ANC will ‘uproot the DA’ in Cape Town, says Zuma

African News Agency (ANA)

ANC will ‘uproot the DA’ in Cape Town, says Zuma
Zuma is desperate to avoid political defeat VIDEOPic: Chantall Presence / ANA

The African National Congress (ANC) leadership in the Western Cape were united and set to “uproot the DA” in the City of Cape Town, President Jacob Zuma said on Thursday, as he hit the campaign trail in the Mother City with, among others, provincial chairman Marius Fransman.

Fransman appears to be back in his job following his suspension when sexual harassment allegations against him surfaced earlier in the year.

Fransman, provincial secretary Faiez Jacobs, and ANC mayoral candidate for the Mother City Xolani Sotashe accompanied Zuma to various townships.

While disunity within provincial party structures had played itself out in the media over the past few months, with Fransman calling Jacobs’ return to work after he was found guilty of assaulting a colleague by the ANC disciplinary committee, a “laughable political joke” and bemoaning “factionalism and inconsistency” within the ruling party, Zuma on Thursday insisted there was unity in the province.

“I’m very happy. I found today more than any other time that the leadership here is very united and they are working together in harmony,” Zuma said during his door-to-door campaign stops in Khayelitsha’s ward 87.

Zuma said while the ANC had dropped many votes in the last municipal elections in 2011, the party had worked hard to regain lost ground, adding that residents of Khayelitsha and Philippi whom he visited on Thursday, were not happy with the Democratic Alliance (DA) rule in the city.

“All of them are saying the DA has failed them here in this area (Khayelitsha). They are very clear that the DA concentrates on the areas of the rich people, not them,” the president said.

“I’m more confident that this metro can be taken over by the ANC.”

Thousands had gathered in both Philippi and Khayelitsha to hear Zuma speak at impromptu community meetings.

In Siyahlala, Philippi, Zuma visited the homes of two residents and listened as they related the stories of their hardships living in the informal settlement.

Zuma made himself at home in 50-year-old Nomonde Maxegwana’s tiny shack, sitting on her couch as she stood and told him of her struggles. Maxegwana has been living in Cape Town for 40 years and has yet to move off the housing waiting list and into a brick house. She lives in the two roomed shack with her four children, one of whom matriculated five years ago and was still struggling to find a job.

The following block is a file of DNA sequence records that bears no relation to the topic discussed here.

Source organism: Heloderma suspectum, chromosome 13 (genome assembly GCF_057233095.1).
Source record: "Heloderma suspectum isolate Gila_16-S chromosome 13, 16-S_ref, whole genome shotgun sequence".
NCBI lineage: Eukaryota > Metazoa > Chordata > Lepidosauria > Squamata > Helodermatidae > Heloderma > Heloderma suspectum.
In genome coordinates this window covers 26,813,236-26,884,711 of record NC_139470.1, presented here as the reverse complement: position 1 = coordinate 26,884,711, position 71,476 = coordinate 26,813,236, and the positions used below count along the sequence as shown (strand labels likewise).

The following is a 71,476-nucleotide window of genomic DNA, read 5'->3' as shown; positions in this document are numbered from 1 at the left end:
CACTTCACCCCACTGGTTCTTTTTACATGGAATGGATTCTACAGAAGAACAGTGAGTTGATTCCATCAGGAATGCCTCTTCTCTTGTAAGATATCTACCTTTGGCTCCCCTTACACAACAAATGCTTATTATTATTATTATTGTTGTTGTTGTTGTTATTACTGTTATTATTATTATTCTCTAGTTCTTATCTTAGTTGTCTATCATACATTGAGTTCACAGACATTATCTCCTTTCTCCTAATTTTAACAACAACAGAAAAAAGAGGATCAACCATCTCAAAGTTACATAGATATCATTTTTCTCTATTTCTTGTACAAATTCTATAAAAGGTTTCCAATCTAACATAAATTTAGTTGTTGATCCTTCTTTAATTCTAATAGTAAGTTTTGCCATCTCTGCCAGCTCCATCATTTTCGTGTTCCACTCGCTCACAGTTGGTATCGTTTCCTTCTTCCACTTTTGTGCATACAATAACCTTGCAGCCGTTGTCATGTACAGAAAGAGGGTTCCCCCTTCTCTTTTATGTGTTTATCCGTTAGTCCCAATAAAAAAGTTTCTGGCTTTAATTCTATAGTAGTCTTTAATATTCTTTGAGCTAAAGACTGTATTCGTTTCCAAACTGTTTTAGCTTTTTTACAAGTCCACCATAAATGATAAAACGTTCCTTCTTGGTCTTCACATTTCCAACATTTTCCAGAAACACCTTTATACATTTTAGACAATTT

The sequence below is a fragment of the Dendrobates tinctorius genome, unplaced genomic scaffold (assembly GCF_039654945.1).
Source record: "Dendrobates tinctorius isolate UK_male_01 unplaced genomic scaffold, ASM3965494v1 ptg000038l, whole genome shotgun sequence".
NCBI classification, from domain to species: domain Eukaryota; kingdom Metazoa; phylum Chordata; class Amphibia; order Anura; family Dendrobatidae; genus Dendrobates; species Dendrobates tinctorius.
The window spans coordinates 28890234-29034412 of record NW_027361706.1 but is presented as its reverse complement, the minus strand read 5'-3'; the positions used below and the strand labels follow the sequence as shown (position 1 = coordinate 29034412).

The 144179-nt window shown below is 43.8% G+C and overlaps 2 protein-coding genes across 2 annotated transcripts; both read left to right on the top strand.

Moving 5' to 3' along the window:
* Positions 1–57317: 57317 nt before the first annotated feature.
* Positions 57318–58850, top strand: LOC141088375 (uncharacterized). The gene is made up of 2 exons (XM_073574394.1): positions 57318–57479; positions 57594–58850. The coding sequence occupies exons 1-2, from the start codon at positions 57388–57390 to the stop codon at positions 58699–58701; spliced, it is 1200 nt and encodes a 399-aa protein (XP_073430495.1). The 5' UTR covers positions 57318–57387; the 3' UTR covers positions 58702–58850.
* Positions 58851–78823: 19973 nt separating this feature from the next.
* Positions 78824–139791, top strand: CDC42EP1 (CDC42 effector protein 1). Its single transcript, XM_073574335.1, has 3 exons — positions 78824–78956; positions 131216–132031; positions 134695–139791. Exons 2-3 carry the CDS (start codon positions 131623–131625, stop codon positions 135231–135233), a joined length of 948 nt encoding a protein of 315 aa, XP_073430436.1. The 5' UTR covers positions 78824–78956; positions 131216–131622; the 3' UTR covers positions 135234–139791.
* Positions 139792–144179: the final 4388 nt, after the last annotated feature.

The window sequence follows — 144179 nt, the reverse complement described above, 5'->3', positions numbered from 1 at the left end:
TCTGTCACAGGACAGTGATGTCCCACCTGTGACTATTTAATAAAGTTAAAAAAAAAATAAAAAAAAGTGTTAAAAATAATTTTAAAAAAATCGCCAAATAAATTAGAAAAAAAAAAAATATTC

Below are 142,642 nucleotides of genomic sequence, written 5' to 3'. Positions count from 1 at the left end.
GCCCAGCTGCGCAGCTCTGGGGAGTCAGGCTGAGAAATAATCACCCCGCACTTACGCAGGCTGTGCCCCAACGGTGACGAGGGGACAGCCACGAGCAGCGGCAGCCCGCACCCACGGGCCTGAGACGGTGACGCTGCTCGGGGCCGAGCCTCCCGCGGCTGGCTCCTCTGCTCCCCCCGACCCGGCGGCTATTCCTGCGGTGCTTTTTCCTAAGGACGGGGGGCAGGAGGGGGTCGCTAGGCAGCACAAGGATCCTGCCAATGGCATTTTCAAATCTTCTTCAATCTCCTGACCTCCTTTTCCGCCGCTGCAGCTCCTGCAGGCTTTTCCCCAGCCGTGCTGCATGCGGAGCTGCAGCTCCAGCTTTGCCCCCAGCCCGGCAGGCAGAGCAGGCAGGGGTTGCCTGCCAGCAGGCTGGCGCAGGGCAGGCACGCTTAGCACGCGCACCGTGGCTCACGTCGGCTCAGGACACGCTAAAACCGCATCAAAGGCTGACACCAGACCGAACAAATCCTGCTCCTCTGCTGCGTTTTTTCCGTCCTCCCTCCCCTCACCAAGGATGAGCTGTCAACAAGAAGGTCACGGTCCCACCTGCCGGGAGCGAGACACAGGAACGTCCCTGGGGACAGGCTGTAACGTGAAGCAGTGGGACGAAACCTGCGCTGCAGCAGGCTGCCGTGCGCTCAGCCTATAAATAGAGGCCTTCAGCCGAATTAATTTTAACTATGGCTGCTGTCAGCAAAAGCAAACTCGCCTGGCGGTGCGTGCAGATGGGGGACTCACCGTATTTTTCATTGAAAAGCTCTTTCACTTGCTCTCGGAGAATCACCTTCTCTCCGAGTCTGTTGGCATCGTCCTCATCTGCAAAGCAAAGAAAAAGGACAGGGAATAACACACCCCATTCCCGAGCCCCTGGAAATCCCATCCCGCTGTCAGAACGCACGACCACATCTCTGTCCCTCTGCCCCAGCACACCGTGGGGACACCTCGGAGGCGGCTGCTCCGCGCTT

Zuma told Maxegwana her troubles were as a result of the DA controlling the province and the city. He asked her to use her vote to help the ANC wrest control of the city from the DA in the upcoming local government elections.

Later, as Zuma sat in his heavily guarded vehicle waiting to address residents from an ANC branded truck, a group of men who had climbed onto a shack to get a better view fell through the roof of the corrugated iron structure. Luckily there were no injuries as the men laughed and waved at fellow residents while climbing out of the shack.

A group of men in Siyahlala, Philippi, who tried to get a better view of President Zuma by climbing onto a shack, fell through the roof. The men, who were uninjured, laughed as they climbed out of the corrugated iron structure. Pic: Chantall Presence / ANA.
A group of men in Siyahlala, Philippi, who tried to get a better view of President Zuma by climbing onto a shack, fell through the roof. The men, who were uninjured, laughed as they climbed out of the corrugated iron structure. Pic: Chantall Presence / ANA.

Residents cheered as Zuma told them their struggles were as a result of colonialism and the fact that there were two cities in Cape Town – the city of the rich and the city of the poor. He asked residents to vote for the ruling party and it’s mayoral candidate, Xolani Sotashe.

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SOURCEAfrican News Agency (ANA)